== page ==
BARCLAYS PREMIER LEAGUE REVIEWSCHELSEA 3 SUNDERLAND 1GOALS:- CHELSEA: IVANOVIC 5th; PEDRO 13th; OSCAR PEN 50th. SUNDERLAND: BORINI 52nd.Chelsea began life without JosÈ Mourinho by punishing a poor Sunderland at Stamford Bridge. The Blues, watched by incoming caretaker boss Guus Hiddink, took an early lead through Branislav Ivanovic and added a second before the break through Pedro. Oscar’s penalty confirmed the win, though Fabio Borini replied in the second half.EVERTON 2 LEICESTER CITY 3GOALS:- EVERTON: LUKAKU 32nd; MIRALLAS 87th. LEICESTER: MAHREZ PEN 27th, PEN 65th; OKAZAKI 69th.Leicester ensured they will be top of the Barclays Premier League at Christmas by beating Everton at Goodison Park. Riyad Mahrez scored the first of two penalties after Ramiro Funes Mori held back Shinji Okazaki. Romelu Lukaku levelled, but Everton goalkeeper Tim Howard tripped Jamie Vardy to allow Mahrez to convert from the spot a second time. Okazaki scored a third for the Foxes, who held on despite Kevin Mirallas’ late strike.MANCHESTER UNITED 1NORWICH CITY 2GOALS:- UNITED: MARTIAL 66th. VILLA: JEROME 38th; TETTEY 54th.The pressure is on Manchester United boss Louis van Gaal after his team were humbled by struggling Norwich at Old Trafford. Norwich took the lead in the first half through Cameron Jerome. It got worse for the home side in the second half, as Jerome broke clear to feed Alex Tettey, who netted from close range. Anthony Martial pulled a goal back, but United’s winless run is now six games, while Norwich are out of the drop zone.NEWCASTLE UNITED 1ASTON VILLA 1GOALS:- NEWCASTLE: COLOCCINI 38th. VILLA: AYEW 61st.A wonderful second-half strike from Jordan Ayew earned Barclays Premier League bottom-club Aston Villa a valuable point at Newcastle. Ayew drove into the top corner from inside the area to cancel out Fabricio Coloccini’s close-range opener. Both sides had chances to win in the closing stages, with Newcastle striker Georginio Wijnaldum and Villa’s Rudy Gestede having shots saved.SOUTHAMPTON 0TOTTENHAM HOTSPUR 2GOALS:- TOTTENHAM: KANE 40th; ALLI 43rd.Harry Kane scored on his 100th Tottenham appearance, as they moved into the Barclays Premier League top four with victory at struggling Southampton. Kane broke through the Saints’ defensive line and finished coolly for a 10th goal in his past 10 games. Soon after, Dele Alli benefitted from some lax defending to score from close range and put Spurs firmly in control.STOKE CITY 1CRYSTAL PALACE 2GOALS:- STOKE: BOJAN PEN 76th. PALACE: WICKHAM PEN 45th; LEE 88th.Lee Chung-yong came off the bench to claim an 88th-minute winner for Crystal Palace at Stoke, leaving the Eagles level on points with fourth-placed Tottenham. Connor Wickham’s penalty gave Palace a first-half lead, but after Stoke levelled from the spot when Damien Delaney was punished for handball and Bojan stepped up to dispatch his fourth goal of the season, Lee found the net with a 30-yard shot which sailed past Jack Butland on 88 minutes.WEST BROMWICH ALBION 1 AFC BOURNEMOUTH 2GOALS:- WBA: McAULEY 79th. BOURNEMOUTH: SMITH 52nd; DANIELD PEN 87th.Charlie Daniels’ late penalty earned Bournemouth a third successive Barclays Premier League victory at the expense of West Brom, who finished with nine men.The Baggies were a man down in the 34th minute when James McClean was shown red for scything down Adam Smith.The Cherries took the lead when Smith fired in low from 20 yards, before Gareth McAuley equalised with a header. Daniels crashed home the winner three minutes from time, before Salomon Rondon saw red for a clash with Dan Gosling.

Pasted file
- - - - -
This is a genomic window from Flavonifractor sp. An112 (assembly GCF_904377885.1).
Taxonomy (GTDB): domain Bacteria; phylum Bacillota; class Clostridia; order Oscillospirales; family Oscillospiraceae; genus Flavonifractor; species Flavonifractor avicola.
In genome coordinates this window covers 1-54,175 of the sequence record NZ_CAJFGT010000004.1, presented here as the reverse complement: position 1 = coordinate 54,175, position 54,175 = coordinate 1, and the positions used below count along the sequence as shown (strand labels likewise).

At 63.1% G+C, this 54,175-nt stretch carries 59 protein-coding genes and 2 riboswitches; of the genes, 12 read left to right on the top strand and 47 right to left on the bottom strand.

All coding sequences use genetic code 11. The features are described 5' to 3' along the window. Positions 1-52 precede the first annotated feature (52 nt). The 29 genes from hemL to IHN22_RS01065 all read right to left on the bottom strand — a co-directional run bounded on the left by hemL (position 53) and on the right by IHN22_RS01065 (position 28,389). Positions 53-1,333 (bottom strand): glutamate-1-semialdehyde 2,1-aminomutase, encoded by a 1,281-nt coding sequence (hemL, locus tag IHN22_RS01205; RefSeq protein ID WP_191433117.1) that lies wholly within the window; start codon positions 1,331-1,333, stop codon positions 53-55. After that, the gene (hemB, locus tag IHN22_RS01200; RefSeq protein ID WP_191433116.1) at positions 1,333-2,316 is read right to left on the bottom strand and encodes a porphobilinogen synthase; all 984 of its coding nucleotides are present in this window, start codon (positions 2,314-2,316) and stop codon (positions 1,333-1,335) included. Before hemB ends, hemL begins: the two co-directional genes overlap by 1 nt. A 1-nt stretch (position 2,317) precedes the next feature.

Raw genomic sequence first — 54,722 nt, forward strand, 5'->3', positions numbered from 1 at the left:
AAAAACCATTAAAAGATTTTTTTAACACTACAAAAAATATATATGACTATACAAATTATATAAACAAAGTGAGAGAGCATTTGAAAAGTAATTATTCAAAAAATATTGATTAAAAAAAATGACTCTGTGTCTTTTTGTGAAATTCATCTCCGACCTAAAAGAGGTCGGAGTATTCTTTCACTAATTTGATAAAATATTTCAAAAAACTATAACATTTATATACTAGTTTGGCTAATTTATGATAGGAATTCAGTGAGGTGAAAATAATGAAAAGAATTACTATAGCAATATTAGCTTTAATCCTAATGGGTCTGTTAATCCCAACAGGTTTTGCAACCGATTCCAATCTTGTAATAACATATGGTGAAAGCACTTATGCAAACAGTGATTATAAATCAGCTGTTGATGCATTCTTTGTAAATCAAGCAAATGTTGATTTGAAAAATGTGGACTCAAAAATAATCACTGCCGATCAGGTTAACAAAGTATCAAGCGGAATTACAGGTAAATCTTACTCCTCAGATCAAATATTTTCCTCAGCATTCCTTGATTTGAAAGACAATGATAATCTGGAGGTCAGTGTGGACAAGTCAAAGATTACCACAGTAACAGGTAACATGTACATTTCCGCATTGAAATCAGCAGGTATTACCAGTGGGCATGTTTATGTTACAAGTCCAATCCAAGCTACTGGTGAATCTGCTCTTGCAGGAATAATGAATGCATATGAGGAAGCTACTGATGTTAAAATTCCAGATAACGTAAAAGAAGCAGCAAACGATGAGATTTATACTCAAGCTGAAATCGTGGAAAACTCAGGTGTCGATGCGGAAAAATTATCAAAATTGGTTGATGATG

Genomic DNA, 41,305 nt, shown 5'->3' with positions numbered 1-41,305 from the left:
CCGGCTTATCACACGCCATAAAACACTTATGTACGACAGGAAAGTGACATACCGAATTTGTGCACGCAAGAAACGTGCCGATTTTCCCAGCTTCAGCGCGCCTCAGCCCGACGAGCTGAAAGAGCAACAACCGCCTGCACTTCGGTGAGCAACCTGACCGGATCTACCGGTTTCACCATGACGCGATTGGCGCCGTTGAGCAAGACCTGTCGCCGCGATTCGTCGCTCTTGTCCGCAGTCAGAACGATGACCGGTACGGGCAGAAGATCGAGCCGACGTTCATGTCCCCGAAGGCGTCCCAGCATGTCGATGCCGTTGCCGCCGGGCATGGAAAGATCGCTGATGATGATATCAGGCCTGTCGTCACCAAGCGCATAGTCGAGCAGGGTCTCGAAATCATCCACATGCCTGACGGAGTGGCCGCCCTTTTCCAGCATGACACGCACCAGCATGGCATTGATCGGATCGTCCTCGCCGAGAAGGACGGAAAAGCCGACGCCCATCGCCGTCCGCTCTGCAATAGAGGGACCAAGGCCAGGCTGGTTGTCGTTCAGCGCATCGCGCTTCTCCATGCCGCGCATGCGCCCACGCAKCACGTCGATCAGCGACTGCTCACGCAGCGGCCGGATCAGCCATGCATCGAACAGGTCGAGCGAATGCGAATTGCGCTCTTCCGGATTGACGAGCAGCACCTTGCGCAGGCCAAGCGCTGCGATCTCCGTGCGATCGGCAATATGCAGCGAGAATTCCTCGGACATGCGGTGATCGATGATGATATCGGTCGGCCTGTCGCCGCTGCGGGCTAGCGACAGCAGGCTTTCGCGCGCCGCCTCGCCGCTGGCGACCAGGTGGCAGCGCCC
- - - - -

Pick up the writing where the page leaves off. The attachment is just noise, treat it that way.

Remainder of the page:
Add Russell ‘Midnight’ Thompson and his vivid story-telling – fiction with a sprinkling of fact – the five- or six-strong Wynter clan, all representing the black and green, and the call was like that following a Sir Garfield Sobers extra-cover drive – “not a man moved”. They all craved their ‘I was there’ status and had to be seen in the place – talk about distraction as the distant sound of a gunshot, piercing the air at intervals, indicating the start of yet another, seemingly irrelevant race. There was a cost for all this. Those highly anticipated races went by without the visual input of some of the most ardent followers of the sport. Thank you, ‘Stewie’ Spencer for passing by and bringing the group to attention as to what had been missed. It was a good day, and the hospitality of the homesters was first-class. It only needs a little fine-tuning to get the event in more spectator-friendly mode. Calabar has a tradition of excellence in the sport to uphold. Wint and McKenley started the trend, and those now in the limelight are carrying the baton, protected by a host of well-wishers. There can be no better way to concretise the tradition of the ‘Utmost for the Highest’. They were summoned to perform last Saturday, and the response was tumultuous. “Here, Sir.” Good job, Calabar! Saturday, January 23, 2016, was a significant day in the already richly endowed history of Jamaica’s track and field. It signalled the dawn of a new day in which Calabar High School hosted a track meet on a home-based, synthetic surface. The event was in honour of two of its athletic products who have etched their names in the annals of the sport around which the country has received its most global acclaim. That such prominence, privilege, and prestige should have gone to Red Hills Road was indeed fitting, given that school’s meaningful contribution to the process. The celebrants, Herb McKenley and Dr Arthur Wint, stand as the first two Jamaicans to record medals at the highest echelon of the sport. These came at the 1948 London Olympics when the country, not then an independent nation, huddled under the Union Jack, singing God Save the King, took gold (400m) and silver (800m) from Wint’s efforts, and silver (400m) from the McKenley performance. As if by a divine mandate, with the demands of history not to be denied, Saturday last was to feature a spectacle that could not have been accorded a more appropriate stage. On display, opening the year of the XXXI Olympiad, were two home-grown athletes of a more recent generation, both given to top world ranking at their age levels in the 400m, similar to Wint and McKenley. Javon Francis and Christopher Taylor have made their announcement that they would be factors to be considered when up against their global competitors. Francis took the spotlight at the 2013 Moscow World Championships after a spine-tingling anchor run in the 4x400m relay that plucked a silver medal out of nothing. His 44.00 split called to mind the gold medal, world record-breaking leg of 44.6 at the 1952 Helsinki Olympics by the undisputed great, Herb McKenley. Taylor ran to Jamaica’s only gold at the World Youth Championships in Cali, Colombia, last year, registering 45.27, not only a national youth (Under-18) record, but the second-best ever for a 15-year-old. If ever the healthy tradition was on the doorstep of repeat greatness, the time must be now – the prospect of it being cemented, mouth-watering. That the raison d’Ítre for being present was sidelined is testimony to the atmosphere and ambiance that was the Red Hills facility on the day. The presence of old stagers in local scholastic sport, representing the administrative, supporter or on-the-field cohort, detracted somewhat from the competition, however enticing. This columnist, in several aborted attempts to take up trackside viewing advantage, was thwarted by absorbing conversation with such sporting stalwarts as Bernie Panton of a former local governing body fame and a Calabar old-timer; ‘Bowla’ Morant of mid-60’s Fortis football glory; and Devon ‘Stone Age’ Smith, who they all acknowledged to have been a fierce middle-order batsman at the host school. NOT A MAN MOVED